Site size: 3,861 square feet Project size: 5,480 square feet Program: Two connected yet disparate structures'which had accommodated a flower bulb distributor for more than half a century'were converted into a single house for owners with a passion for music and entertaining. Location: A highly visible site on a busy residential thoroughfare in Toronto. Solution: With only a few, carefully placed windows on the street-facing fa'ade, the house provides shelter from the busy road. A long hallway leads from the entrance to the protected interior foyer. The architects organized the living spaces around the foyer and an interior courtyard. A
Site size: 87,000 square feet Project size: 16,244 square feet Program: A family that enjoys cooking and entertaining guests desired a spacious residence in suburban Toronto. The clients also wanted their house, an expansion and renovation of an existing structure, to reflect their Asian-Canadian background. Location: The Echo House is located on a flat, two-acre plot in the serene and verdant Bridle Path neighborhood of Toronto. Solution: Architect Paul Raff sought to balance several objectives: to furnish ample room for socializing, to utilize traditional Asian craft techniques, and to harmoniously connect the family and their guests to the natural environment.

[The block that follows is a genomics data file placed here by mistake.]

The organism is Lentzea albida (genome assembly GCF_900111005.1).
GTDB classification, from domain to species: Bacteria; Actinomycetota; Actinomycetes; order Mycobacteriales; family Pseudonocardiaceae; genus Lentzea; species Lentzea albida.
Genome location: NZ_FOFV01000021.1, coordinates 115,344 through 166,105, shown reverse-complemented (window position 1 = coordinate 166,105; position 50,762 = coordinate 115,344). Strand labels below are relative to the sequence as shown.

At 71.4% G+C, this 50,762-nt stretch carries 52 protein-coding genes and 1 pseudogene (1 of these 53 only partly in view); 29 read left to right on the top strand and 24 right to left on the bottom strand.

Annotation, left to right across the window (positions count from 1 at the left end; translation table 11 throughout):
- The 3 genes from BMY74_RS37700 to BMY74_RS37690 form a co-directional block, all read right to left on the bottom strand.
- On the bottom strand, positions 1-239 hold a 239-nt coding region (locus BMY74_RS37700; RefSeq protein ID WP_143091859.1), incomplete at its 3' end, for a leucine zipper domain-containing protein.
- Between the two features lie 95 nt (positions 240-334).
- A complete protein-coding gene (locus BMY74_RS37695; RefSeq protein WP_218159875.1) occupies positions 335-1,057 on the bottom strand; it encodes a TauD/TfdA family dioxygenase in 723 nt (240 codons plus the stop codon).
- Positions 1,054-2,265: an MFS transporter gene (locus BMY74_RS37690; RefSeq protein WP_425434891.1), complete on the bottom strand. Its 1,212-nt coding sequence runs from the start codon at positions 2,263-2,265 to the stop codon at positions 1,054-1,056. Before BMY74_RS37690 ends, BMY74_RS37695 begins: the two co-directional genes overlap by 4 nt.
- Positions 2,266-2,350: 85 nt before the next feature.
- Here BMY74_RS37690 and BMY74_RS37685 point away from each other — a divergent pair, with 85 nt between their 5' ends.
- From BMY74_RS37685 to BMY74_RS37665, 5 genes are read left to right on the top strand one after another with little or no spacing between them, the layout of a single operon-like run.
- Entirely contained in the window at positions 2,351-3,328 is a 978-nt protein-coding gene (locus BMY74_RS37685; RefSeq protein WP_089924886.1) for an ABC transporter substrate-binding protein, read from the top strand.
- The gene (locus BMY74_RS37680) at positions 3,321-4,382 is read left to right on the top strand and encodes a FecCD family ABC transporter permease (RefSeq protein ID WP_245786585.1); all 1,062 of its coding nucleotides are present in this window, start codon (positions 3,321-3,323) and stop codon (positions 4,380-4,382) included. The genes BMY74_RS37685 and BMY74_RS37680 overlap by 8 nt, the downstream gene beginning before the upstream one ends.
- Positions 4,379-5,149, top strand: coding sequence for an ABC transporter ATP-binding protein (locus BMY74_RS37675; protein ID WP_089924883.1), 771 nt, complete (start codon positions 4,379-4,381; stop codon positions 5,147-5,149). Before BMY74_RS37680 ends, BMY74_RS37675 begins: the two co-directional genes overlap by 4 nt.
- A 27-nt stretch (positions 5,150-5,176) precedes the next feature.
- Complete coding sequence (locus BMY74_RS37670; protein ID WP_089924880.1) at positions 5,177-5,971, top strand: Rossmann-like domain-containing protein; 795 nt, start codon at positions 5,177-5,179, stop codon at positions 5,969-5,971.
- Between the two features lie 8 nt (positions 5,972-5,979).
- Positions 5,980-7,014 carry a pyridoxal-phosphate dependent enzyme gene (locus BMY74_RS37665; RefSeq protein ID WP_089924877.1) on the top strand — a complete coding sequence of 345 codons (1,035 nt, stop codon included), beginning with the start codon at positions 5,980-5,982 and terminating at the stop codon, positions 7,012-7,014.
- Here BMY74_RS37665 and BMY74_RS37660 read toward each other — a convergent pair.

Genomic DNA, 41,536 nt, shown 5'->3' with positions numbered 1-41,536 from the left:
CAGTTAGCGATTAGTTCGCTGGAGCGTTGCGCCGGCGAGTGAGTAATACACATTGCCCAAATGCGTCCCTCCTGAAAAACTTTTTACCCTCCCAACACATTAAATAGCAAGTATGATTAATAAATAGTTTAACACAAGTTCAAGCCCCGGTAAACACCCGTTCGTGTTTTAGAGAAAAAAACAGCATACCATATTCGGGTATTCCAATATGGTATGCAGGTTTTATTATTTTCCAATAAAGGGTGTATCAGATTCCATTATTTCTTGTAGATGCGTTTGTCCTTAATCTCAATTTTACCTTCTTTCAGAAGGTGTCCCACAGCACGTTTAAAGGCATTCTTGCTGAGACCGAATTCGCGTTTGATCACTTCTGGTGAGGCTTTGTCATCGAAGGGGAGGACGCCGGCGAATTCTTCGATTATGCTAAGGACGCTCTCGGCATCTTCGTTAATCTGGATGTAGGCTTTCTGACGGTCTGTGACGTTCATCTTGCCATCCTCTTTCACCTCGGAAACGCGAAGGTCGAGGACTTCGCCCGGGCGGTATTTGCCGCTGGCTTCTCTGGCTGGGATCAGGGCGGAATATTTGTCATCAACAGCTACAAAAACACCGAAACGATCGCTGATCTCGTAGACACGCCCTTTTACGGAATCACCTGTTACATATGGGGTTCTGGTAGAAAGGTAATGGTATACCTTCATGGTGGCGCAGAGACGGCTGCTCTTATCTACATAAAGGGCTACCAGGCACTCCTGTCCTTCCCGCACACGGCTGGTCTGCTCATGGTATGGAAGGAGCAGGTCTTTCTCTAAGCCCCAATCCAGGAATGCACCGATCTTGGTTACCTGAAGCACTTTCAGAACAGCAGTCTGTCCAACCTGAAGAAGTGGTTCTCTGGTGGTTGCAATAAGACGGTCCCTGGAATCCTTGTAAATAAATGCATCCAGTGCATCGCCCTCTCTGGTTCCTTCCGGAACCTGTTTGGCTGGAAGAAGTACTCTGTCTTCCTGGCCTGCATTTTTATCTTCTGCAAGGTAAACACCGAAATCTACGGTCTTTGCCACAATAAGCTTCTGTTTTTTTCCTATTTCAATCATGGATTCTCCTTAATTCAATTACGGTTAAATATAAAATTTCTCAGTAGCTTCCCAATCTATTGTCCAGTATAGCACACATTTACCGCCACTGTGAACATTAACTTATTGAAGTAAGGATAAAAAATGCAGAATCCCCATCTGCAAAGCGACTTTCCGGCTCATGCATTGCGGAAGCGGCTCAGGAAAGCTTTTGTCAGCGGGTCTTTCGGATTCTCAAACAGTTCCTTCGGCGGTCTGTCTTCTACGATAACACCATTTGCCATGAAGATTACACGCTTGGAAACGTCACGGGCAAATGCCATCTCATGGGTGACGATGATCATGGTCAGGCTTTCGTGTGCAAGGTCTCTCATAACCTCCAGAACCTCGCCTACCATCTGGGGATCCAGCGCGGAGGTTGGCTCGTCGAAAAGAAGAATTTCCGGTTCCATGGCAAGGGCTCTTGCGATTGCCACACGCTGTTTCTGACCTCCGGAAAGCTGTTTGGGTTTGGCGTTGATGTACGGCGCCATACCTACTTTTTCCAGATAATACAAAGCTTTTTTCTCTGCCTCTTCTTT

Making a Splash: Designed by MacLennan Jaunkalns Miller Architects, a public aquatic center, surrounded by a park in a mixed-income city housing development, proves public recreational facilities needn't skimp on high-concept design.
Dark and neglected 'that's the kind of derelict space that lurks below most highways and elevated roadways. Cities in the process of densifying, however, can no longer afford to ignore such concrete underbellies. Toronto, which has been busy completing 70,000 residential units between 2008 and 2012'mostly condominium apartments'recently opened Underpass Park, a gutsy template that repairs a previously marginalized urban zone in the city's East End neighborhood.
Located in Toronto’s Summerhill neighborhood, this single-family 4,000-square-foot, four-story house overlooks a forested ravine to the south, taking advantage of views of the city skyline during the winter months and the lush ravine in summer months.
According to architect Donald Chong, when his clients wanted to build a house in The Beaches, a popular Toronto neighborhood, “they were committed to the idea that they could live well in a compact square footage.
For nearly half a century, the Royal Conservatory, Canada’s venerable music education institution, has occupied a distinctive late-19th-century masonry building at the northern edge of the University of Toronto campus on Bloor Street, one of the city’s major east-west thoroughfares.